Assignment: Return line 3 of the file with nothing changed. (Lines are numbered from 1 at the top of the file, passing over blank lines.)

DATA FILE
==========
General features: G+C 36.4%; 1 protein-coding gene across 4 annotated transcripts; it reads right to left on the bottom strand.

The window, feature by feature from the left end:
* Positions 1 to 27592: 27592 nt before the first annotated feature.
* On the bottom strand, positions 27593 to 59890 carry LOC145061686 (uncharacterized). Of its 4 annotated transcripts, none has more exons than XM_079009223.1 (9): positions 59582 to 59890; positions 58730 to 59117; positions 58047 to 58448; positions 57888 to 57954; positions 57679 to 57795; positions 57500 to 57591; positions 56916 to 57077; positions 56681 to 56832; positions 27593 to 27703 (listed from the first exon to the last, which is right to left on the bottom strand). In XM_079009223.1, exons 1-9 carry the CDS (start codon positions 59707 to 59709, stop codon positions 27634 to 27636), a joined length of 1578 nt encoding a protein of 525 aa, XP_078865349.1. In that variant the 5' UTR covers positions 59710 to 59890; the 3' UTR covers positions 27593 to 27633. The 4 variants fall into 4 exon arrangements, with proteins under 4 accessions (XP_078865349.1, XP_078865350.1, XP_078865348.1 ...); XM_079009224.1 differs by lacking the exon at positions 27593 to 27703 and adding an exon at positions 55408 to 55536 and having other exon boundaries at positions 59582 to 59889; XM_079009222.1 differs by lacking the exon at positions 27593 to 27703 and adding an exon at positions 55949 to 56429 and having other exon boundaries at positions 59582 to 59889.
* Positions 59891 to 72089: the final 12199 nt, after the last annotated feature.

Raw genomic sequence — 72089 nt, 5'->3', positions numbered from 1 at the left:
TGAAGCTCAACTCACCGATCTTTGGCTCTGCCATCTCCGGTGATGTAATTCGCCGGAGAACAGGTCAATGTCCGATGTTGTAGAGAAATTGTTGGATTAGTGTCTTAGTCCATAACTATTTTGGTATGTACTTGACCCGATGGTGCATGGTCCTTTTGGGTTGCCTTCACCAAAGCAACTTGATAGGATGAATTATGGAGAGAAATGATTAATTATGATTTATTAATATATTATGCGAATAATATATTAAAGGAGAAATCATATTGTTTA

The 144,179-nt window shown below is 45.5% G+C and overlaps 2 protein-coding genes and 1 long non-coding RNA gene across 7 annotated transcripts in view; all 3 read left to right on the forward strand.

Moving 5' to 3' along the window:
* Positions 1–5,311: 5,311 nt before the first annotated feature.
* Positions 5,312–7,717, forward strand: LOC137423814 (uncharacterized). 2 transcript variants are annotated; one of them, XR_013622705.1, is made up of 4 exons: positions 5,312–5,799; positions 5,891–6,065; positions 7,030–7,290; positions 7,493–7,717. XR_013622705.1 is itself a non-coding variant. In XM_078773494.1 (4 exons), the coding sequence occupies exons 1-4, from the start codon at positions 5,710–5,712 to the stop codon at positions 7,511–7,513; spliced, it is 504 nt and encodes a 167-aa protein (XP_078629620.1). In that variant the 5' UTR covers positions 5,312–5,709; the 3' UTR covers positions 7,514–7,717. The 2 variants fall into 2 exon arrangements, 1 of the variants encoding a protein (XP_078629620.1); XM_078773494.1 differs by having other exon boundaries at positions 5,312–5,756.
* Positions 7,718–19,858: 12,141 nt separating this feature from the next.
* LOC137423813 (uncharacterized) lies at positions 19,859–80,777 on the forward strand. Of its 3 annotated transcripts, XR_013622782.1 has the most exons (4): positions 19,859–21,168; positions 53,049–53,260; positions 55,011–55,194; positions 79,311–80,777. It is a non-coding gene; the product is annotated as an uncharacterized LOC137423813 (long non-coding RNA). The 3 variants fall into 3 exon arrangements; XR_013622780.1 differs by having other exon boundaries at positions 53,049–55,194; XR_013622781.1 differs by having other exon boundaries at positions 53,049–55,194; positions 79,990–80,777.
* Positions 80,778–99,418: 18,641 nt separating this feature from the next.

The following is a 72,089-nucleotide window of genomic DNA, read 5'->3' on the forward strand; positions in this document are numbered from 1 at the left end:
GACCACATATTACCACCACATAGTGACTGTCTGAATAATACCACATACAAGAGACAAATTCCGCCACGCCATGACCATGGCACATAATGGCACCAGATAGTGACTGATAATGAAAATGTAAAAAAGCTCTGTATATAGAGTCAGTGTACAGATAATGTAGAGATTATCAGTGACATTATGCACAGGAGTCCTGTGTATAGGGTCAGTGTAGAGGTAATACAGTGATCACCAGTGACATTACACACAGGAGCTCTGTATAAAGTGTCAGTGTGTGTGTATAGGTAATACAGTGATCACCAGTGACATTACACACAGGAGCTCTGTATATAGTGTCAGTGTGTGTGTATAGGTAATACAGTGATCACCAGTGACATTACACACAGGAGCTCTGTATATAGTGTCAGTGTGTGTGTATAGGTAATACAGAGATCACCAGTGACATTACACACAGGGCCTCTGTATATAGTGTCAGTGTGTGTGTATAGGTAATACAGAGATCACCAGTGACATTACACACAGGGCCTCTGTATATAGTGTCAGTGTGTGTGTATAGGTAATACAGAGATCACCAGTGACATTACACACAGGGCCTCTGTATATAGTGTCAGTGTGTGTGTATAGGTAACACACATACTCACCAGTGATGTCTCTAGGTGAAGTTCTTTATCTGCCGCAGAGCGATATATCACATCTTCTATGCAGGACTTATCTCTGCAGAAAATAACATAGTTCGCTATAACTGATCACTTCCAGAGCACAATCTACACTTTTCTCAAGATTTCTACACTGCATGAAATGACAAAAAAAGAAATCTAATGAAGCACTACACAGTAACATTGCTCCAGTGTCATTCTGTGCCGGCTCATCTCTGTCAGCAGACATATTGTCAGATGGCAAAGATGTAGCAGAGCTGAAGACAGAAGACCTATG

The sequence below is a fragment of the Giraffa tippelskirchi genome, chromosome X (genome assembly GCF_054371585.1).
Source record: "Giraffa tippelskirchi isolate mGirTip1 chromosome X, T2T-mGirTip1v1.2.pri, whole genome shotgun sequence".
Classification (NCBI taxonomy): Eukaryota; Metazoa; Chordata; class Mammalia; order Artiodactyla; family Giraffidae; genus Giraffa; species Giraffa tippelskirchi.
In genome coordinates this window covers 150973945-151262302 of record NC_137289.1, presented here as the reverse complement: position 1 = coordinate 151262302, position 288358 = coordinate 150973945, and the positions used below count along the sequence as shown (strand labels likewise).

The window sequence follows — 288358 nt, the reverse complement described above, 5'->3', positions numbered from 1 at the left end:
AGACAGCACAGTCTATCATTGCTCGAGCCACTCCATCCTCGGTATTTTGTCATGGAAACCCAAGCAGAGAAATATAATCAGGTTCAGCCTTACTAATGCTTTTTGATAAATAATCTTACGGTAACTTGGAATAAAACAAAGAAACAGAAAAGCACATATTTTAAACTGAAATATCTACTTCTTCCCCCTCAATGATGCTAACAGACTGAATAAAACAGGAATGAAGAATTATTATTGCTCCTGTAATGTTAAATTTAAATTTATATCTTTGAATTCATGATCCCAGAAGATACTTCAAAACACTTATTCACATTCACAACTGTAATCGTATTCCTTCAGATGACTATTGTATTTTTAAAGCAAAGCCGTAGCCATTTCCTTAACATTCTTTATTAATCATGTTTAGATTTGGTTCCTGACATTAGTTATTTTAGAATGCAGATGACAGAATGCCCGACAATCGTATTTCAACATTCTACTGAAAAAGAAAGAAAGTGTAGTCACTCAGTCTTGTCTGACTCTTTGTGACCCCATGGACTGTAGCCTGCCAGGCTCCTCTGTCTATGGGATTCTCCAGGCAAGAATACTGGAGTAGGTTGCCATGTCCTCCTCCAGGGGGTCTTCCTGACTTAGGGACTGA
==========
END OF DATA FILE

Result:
* Positions 1 to 27592: 27592 nt before the first annotated feature.